On This Date in Legal History

Eugene Debs gave a speech intending to encourage others not to join the military. He was indicted and convicted by a jury for violating the Espionage Act. The Act made it a crime to obstruct military recruitment during World War 1. Debs appealed his conviction arguing that he was exercising his right to free speech under the First Amendment, and the Espionage Act was unconstitutional. On January 28, 1919, the United States Supreme Court heard oral arguments in Debs v. United States. On March 10, 1919, the Supreme affirmed Debs’ conviction.


Eugene V. Debs

Clarence Darrow labored to obtain a pardon for Debs, or have his sentence commuted. President Wilson refused, but President Harding agreed to commute his sentence to time served. He was released from prison on Christmas Day in 1921. Find out more at http://debsfoundation.org.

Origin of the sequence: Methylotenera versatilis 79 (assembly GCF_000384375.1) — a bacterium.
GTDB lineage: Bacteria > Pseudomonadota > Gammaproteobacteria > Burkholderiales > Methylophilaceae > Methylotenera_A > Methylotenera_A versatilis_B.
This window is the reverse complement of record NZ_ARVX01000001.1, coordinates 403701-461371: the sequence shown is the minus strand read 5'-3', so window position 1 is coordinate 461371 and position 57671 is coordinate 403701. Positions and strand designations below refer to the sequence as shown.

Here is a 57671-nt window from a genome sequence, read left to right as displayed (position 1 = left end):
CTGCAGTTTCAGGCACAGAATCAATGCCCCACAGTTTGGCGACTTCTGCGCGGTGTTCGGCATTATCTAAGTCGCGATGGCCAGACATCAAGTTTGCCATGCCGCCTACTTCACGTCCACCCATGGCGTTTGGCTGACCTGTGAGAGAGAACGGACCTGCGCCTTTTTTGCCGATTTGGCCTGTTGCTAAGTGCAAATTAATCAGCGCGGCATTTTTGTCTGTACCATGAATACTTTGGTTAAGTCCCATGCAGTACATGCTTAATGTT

About Tina Nelson
Tina Nelson

Tina Nelson is an attorney and mom. She created the LAWSUIT™ board game to teach her three children about the law. The game was an instant success. Copyrights and a patent were obtained, and Professional Games, Inc. was born. Professional Games, Inc. created this blog to educate and keep its friends and customers regularly updated about our American legal system.
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